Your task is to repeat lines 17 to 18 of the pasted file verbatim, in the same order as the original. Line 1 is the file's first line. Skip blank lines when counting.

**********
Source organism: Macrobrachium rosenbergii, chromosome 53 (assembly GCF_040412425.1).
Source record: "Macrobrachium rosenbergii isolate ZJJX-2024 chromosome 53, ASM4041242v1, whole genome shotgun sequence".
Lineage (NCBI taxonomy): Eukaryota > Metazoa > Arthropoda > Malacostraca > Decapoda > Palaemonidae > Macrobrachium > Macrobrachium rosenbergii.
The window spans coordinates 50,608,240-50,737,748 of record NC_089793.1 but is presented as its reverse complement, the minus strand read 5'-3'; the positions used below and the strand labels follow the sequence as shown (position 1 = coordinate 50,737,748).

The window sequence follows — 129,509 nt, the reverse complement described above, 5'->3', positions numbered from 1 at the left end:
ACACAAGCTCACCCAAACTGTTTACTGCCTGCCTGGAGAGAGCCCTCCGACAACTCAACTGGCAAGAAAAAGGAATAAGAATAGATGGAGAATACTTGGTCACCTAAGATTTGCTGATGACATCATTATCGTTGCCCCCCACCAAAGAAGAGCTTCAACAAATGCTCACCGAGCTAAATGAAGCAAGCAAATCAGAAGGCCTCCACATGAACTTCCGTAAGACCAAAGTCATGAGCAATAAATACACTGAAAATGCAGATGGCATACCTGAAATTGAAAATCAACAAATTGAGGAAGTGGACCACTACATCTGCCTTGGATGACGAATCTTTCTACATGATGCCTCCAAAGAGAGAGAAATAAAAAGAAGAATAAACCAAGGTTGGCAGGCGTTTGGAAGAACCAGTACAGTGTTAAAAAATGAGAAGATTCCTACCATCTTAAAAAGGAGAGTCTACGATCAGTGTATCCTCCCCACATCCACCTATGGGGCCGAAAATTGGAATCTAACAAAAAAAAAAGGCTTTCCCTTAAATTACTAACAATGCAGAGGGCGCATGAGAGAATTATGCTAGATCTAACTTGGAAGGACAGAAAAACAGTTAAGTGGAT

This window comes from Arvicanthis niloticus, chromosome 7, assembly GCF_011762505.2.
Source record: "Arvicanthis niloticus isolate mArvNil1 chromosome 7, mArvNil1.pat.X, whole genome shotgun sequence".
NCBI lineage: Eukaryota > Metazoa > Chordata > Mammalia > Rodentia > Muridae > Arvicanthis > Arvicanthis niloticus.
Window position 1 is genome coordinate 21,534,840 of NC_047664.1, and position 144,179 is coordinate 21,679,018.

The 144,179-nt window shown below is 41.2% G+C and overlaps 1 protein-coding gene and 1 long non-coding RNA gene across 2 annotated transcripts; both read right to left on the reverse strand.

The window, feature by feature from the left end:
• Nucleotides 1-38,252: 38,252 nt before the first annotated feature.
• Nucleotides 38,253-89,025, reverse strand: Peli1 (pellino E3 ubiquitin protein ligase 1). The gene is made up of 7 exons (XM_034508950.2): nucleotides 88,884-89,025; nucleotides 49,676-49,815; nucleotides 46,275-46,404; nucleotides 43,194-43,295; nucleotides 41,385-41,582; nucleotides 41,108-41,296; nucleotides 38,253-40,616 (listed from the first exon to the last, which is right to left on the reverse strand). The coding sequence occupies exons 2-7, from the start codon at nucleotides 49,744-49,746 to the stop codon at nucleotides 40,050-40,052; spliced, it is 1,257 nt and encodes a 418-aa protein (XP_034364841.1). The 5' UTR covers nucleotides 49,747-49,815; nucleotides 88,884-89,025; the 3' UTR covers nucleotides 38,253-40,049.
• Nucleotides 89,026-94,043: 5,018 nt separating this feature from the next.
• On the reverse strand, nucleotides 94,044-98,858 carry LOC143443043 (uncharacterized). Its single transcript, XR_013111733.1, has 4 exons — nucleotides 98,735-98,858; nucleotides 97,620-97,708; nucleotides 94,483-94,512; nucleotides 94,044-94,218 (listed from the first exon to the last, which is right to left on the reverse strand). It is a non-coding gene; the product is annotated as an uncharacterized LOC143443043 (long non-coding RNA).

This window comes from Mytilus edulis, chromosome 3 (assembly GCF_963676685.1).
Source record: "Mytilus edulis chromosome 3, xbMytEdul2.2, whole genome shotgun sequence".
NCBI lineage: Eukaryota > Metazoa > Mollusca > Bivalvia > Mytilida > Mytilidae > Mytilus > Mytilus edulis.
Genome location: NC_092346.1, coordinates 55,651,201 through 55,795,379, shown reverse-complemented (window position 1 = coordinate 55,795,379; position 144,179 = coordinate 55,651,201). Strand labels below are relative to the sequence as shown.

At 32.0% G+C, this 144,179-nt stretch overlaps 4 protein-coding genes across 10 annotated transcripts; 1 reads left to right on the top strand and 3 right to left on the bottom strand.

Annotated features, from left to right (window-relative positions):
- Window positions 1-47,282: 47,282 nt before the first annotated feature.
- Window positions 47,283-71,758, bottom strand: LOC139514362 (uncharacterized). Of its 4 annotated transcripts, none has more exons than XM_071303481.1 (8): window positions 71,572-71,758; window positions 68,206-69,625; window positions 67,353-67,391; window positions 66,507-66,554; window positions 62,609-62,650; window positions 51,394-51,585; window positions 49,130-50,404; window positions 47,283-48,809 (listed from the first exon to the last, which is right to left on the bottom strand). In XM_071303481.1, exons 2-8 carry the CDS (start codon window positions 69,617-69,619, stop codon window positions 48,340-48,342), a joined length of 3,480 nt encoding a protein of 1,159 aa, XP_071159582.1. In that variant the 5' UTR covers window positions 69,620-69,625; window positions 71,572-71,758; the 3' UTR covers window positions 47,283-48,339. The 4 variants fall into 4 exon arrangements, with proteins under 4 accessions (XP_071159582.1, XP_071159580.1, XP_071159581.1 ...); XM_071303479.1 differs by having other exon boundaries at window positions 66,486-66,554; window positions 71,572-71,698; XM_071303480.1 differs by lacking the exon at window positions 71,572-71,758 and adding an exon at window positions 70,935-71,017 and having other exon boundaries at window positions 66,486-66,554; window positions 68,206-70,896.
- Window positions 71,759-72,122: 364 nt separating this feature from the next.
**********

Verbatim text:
This window comes from Mytilus edulis, chromosome 3 (assembly GCF_963676685.1).
Source record: "Mytilus edulis chromosome 3, xbMytEdul2.2, whole genome shotgun sequence".